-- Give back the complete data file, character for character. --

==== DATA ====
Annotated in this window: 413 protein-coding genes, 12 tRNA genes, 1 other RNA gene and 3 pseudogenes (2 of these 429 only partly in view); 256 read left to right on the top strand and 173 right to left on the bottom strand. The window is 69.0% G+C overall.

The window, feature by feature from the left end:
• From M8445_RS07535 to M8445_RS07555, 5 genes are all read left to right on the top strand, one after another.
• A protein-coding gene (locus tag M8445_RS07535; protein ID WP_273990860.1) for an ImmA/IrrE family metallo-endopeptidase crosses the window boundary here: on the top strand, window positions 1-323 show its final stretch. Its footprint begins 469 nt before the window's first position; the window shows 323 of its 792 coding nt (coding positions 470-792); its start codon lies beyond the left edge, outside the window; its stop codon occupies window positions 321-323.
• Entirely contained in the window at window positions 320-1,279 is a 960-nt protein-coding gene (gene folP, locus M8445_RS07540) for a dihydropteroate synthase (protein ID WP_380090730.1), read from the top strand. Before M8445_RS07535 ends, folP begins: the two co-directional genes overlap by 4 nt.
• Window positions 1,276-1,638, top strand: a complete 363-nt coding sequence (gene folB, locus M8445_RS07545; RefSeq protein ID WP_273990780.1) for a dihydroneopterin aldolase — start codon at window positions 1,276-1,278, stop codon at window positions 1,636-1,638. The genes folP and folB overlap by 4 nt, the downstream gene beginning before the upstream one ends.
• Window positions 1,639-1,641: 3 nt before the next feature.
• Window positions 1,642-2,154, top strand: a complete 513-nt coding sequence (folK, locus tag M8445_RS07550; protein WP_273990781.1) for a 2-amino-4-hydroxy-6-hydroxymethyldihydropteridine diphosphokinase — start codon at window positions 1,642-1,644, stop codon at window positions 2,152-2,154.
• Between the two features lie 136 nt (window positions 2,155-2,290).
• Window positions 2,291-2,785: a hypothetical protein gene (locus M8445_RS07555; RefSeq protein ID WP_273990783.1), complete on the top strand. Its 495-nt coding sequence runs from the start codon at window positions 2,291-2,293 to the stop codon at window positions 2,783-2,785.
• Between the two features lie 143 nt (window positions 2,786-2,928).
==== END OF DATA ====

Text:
Annotated in this window: 413 protein-coding genes, 12 tRNA genes, 1 other RNA gene and 3 pseudogenes (2 of these 429 only partly in view); 256 read left to right on the top strand and 173 right to left on the bottom strand. The window is 69.0% G+C overall.

The window, feature by feature from the left end:
• From M8445_RS07535 to M8445_RS07555, 5 genes are all read left to right on the top strand, one after another.
• A protein-coding gene (locus tag M8445_RS07535; protein ID WP_273990860.1) for an ImmA/IrrE family metallo-endopeptidase crosses the window boundary here: on the top strand, window positions 1-323 show its final stretch. Its footprint begins 469 nt before the window's first position; the window shows 323 of its 792 coding nt (coding positions 470-792); its start codon lies beyond the left edge, outside the window; its stop codon occupies window positions 321-323.
• Entirely contained in the window at window positions 320-1,279 is a 960-nt protein-coding gene (gene folP, locus M8445_RS07540) for a dihydropteroate synthase (protein ID WP_380090730.1), read from the top strand. Before M8445_RS07535 ends, folP begins: the two co-directional genes overlap by 4 nt.
• Window positions 1,276-1,638, top strand: a complete 363-nt coding sequence (gene folB, locus M8445_RS07545; RefSeq protein ID WP_273990780.1) for a dihydroneopterin aldolase — start codon at window positions 1,276-1,278, stop codon at window positions 1,636-1,638. The genes folP and folB overlap by 4 nt, the downstream gene beginning before the upstream one ends.
• Window positions 1,639-1,641: 3 nt before the next feature.
• Window positions 1,642-2,154, top strand: a complete 513-nt coding sequence (folK, locus tag M8445_RS07550; protein WP_273990781.1) for a 2-amino-4-hydroxy-6-hydroxymethyldihydropteridine diphosphokinase — start codon at window positions 1,642-1,644, stop codon at window positions 2,152-2,154.
• Between the two features lie 136 nt (window positions 2,155-2,290).
• Window positions 2,291-2,785: a hypothetical protein gene (locus M8445_RS07555; RefSeq protein ID WP_273990783.1), complete on the top strand. Its 495-nt coding sequence runs from the start codon at window positions 2,291-2,293 to the stop codon at window positions 2,783-2,785.
• Between the two features lie 143 nt (window positions 2,786-2,928).